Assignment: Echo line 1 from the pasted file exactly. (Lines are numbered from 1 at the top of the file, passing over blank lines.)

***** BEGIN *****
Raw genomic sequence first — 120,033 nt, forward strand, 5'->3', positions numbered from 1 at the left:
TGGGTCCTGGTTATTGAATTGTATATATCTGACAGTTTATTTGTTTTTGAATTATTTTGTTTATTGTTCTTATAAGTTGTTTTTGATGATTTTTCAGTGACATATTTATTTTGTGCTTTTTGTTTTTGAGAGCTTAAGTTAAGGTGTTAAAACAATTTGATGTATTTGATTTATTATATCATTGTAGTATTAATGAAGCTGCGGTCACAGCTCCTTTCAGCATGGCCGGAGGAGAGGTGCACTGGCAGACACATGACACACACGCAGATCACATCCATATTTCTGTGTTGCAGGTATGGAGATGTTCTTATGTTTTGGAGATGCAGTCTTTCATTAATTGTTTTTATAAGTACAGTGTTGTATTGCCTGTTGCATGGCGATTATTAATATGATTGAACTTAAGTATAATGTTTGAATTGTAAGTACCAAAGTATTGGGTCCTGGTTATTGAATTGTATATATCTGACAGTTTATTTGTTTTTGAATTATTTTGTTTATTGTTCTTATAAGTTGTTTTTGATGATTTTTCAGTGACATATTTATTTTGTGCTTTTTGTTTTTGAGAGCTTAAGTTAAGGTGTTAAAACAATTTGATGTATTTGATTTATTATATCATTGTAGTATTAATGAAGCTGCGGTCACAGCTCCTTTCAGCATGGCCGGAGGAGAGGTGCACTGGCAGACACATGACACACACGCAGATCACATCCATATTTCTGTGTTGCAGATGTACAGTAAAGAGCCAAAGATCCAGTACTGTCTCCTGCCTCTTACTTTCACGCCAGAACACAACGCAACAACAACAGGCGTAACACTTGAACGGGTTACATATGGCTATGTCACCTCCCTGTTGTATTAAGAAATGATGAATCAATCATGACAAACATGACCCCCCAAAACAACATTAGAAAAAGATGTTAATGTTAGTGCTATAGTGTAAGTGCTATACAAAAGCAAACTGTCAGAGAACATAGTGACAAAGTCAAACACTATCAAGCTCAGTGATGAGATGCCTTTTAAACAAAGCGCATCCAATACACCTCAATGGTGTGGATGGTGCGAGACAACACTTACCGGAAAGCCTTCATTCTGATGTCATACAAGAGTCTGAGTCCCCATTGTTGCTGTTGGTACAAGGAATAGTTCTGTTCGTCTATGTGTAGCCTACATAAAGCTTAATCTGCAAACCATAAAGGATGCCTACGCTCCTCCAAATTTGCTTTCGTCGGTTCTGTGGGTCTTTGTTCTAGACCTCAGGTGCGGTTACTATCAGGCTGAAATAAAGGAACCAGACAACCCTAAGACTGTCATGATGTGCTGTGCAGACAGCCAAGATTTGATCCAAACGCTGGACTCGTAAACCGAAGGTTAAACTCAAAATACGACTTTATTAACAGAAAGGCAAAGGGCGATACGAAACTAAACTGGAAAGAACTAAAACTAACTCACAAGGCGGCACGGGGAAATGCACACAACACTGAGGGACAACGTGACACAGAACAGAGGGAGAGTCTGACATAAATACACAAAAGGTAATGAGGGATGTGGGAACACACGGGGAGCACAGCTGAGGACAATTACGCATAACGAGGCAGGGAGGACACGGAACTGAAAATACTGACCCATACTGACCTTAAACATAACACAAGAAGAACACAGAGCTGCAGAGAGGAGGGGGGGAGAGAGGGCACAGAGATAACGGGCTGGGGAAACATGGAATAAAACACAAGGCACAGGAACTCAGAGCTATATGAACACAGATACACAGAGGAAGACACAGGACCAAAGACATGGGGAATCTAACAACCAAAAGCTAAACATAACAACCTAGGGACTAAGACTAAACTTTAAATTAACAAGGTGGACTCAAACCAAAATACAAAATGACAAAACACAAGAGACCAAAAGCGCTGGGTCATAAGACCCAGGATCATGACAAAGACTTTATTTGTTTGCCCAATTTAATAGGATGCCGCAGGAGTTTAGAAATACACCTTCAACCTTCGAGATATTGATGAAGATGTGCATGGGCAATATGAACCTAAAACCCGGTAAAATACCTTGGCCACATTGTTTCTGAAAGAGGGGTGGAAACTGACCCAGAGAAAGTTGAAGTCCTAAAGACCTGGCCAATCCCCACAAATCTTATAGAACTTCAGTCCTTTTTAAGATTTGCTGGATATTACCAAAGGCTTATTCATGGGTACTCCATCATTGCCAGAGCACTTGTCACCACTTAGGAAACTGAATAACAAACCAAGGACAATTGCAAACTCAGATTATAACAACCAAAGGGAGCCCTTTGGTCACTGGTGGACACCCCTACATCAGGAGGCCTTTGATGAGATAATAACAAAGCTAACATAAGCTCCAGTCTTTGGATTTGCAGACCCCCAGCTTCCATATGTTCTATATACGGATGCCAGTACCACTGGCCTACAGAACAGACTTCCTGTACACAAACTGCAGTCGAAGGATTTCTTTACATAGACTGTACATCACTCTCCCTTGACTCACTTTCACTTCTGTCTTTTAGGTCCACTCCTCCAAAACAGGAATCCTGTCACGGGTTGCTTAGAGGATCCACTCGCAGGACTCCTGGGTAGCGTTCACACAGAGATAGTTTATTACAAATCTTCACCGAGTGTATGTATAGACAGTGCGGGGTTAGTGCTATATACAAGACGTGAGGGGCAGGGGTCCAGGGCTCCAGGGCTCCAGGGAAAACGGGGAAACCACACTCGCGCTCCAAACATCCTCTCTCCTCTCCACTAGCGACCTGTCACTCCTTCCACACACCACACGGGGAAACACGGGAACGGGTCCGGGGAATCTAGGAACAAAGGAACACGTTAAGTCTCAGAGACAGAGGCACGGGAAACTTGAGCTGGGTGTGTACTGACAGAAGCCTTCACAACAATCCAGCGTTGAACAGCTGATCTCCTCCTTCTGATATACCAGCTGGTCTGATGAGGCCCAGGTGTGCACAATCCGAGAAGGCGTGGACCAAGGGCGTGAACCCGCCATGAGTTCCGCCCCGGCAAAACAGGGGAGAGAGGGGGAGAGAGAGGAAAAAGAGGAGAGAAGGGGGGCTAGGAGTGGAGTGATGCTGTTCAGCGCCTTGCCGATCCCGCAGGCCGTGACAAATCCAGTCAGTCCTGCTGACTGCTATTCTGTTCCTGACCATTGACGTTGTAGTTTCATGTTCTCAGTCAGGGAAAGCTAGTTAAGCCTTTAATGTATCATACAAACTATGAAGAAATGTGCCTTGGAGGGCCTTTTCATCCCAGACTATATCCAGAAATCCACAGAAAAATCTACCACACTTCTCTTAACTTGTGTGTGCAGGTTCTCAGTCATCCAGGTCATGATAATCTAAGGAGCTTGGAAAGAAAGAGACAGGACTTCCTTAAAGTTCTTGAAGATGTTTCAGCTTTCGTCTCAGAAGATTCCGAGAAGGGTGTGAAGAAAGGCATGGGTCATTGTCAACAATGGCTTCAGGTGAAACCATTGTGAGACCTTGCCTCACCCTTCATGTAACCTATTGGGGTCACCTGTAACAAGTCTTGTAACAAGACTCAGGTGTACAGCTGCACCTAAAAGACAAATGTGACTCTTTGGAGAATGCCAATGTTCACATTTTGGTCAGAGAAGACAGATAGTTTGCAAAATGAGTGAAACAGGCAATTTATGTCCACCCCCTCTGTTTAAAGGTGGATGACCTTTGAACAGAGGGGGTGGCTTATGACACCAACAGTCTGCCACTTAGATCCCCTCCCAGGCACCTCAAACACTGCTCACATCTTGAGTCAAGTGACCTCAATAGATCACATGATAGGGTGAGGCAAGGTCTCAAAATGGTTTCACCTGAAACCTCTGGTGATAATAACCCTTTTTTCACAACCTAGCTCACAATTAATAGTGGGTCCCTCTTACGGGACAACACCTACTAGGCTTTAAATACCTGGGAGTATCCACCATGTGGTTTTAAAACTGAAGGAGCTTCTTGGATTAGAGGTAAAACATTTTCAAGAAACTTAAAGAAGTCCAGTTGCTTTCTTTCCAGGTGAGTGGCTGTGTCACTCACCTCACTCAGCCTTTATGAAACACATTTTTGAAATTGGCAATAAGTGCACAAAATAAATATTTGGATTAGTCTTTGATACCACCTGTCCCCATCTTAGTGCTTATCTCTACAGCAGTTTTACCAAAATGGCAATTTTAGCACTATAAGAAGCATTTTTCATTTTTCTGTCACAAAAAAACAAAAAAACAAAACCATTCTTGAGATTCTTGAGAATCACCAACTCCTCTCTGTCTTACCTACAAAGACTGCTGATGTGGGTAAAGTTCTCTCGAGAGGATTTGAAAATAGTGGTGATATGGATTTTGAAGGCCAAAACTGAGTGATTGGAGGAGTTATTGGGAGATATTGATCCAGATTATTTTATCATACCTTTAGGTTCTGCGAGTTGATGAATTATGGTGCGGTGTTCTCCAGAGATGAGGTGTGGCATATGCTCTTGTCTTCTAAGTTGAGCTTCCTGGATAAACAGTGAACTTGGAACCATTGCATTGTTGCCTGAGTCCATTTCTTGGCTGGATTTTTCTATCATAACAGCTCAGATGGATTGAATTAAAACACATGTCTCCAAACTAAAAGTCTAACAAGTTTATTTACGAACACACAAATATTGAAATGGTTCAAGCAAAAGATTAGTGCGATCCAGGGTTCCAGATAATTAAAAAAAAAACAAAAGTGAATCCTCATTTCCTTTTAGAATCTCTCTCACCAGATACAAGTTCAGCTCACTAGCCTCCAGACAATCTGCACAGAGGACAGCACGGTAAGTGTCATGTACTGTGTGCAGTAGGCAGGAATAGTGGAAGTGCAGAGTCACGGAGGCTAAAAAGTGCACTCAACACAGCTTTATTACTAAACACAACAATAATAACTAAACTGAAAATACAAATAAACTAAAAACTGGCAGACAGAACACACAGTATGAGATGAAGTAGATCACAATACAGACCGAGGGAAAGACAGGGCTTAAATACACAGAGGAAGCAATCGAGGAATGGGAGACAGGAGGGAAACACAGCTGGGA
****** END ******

Raw genomic sequence first — 120,033 nt, forward strand, 5'->3', positions numbered from 1 at the left: